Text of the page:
Reports of alcohol, sexual abuse up in ‘07

By Alice Haymond

Reports of sexual abuse and of minors in possession of alcohol in 2007 were the highest they have been in at least six years, according to UK Police Department statistics released in January.

But police and administrators say the numbers represent more intense patrolling, not an increase in misbehaving students.

Alcohol intoxication reports jumped slightly in 2007 to 238, up from the all-time low of 197 the year before. Both are lower than the average of 454 reports for the four years prior to 2006.

Interim Police Chief Maj. Joe Monroe said the increase in alcohol reports this year did not surprise him because police intensified their party task force early in the fall 2007 semester.

UK and Lexington police officers increase their patrol presence near off-campus housing at the beginning of each school year until the end of August. This fall, those teams patrolled longer — they were out two weeks before school began and kept patrolling until the end of September.

“It’s not saying there’s more occurrences of it,” Monroe said, “but we were just cracking down on it.”

According to the 2007 statistics, 54 minors in possession of alcohol were reported in the UK police records. That number is more than double last year’s 22, and in 2002, there were only six reports of minors with alcohol.

UK police’s emphasis on the first month of school stems from a history of fatal alcohol-related incidents at the university in recent years.

In 2006, Tevis Shaw, 20, was registered to begin his first semester at UK, but he fell off a cliff while intoxicated in the Red River Gorge area two days before the beginning of fall semester.

In 2005, Thomas Joseph Byers III, a 19-year-old English sophomore, was hit by a train and killed near the Virginia Avenue overpass after fleeing police at an off-campus party the day before classes began.

In 2004, Brian Anthony Muth, a 19-year-old accounting sophomore, was arrested on alcohol-intoxication charges the day before classes began. He was hit and killed by a tractor-trailer on New Circle Road after being released from the Lexington police department into the custody of a friend.

UK has initiated a few education programs to raise alcohol awareness on campus. Those programs include the social norm campaign, which advocates the idea that the majority of students do not drink excessively; the Genesis program, which promotes alcohol-free activities; and CAUSE, which makes efforts to educate students and promote awareness by speaking at residence halls, Greek houses and high schools.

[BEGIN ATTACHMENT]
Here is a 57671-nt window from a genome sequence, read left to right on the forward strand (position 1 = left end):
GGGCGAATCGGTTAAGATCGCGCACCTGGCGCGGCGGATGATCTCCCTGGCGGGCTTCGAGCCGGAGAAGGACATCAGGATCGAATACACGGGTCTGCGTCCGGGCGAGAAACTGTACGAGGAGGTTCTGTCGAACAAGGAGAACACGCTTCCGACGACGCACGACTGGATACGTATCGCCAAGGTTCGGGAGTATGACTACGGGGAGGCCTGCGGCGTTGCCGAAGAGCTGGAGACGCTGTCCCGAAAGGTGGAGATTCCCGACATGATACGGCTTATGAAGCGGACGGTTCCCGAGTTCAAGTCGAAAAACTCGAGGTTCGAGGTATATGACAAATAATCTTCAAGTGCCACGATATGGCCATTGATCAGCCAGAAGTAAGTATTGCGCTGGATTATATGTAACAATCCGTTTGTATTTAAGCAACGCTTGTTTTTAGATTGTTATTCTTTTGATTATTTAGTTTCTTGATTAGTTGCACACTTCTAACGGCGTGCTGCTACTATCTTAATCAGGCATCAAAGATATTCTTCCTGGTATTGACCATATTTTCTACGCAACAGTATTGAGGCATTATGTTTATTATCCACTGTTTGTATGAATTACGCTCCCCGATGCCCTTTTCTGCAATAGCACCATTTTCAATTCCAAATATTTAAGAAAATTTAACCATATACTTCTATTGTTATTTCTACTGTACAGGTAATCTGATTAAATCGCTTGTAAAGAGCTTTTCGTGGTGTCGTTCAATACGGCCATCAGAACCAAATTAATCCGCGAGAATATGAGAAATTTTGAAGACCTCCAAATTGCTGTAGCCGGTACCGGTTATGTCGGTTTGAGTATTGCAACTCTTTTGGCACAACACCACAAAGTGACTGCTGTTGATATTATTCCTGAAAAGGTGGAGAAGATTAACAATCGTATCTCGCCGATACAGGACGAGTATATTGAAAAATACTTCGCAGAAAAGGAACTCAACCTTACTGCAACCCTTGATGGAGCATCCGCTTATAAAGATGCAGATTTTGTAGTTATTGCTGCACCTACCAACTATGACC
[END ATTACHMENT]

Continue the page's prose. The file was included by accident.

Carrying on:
The drop in intoxication reports from the previous four-year average could reflect the efforts of police and campus programs, but Dave Clark, study director at UK’s Center on Drug and Alcohol Research, said that statistics could be influenced by other changes at the university.

Education and enforcement are not the only factors, Clark said.  Less drinkers might be enrolling at UK and heavier drinkers might have graduated, he said.

More sexual assaults reported

Sexual assaults, which include reports of rape and sexual abuse, totaled 10 in 2007, up from four reports the year before. Although the number is higher than previous years, some officials said it is significantly lower than the actual number of sexual assault on campus.

“We have very, very few reported (sexual assault) crimes. We’ve found that a lot of times people aren’t reporting things that are happening to them to the police,” said Adam Pritchard, a senior research assistant at UK’s Center for Research on Violence Against Women.

But Pritchard said he hopes the increase is a result of recent efforts to raise awareness about sexual abuse.

“This isn’t something you should be ashamed of,” he said. “This isn’t something you should feel that you can’t report.”

The center surveyed more than 2,000 women on campus in 2007, and 19 percent of the respondents said they had experienced sexual victimization at some point during their time at UK, according to the Women’s Safety Study released last year.

If the police reports showed statistics like that, Pritchard said, more women would feel comfortable reporting sexual abuse crimes. But most women are hesitant to walk in and file a report because they think their case is not common, he said.

UK police are working with the Bluegrass Rape Crisis Center, the UK Violence Intervention and Prevention Center and Safe Cats to make themselves more accessible to women who have been abused, Monroe said.

The police are also building partnerships with residence hall directors so that when a student reports a case of sexual abuse to a residence adviser, the director will feel comfortable reporting it to the police.

“We’d like to have more reporting in the short term, more people being aware, and less incidents overall,” Pritchard said. “The more people speak up, the more awareness other people have and the less tolerant our campus becomes to things like this.”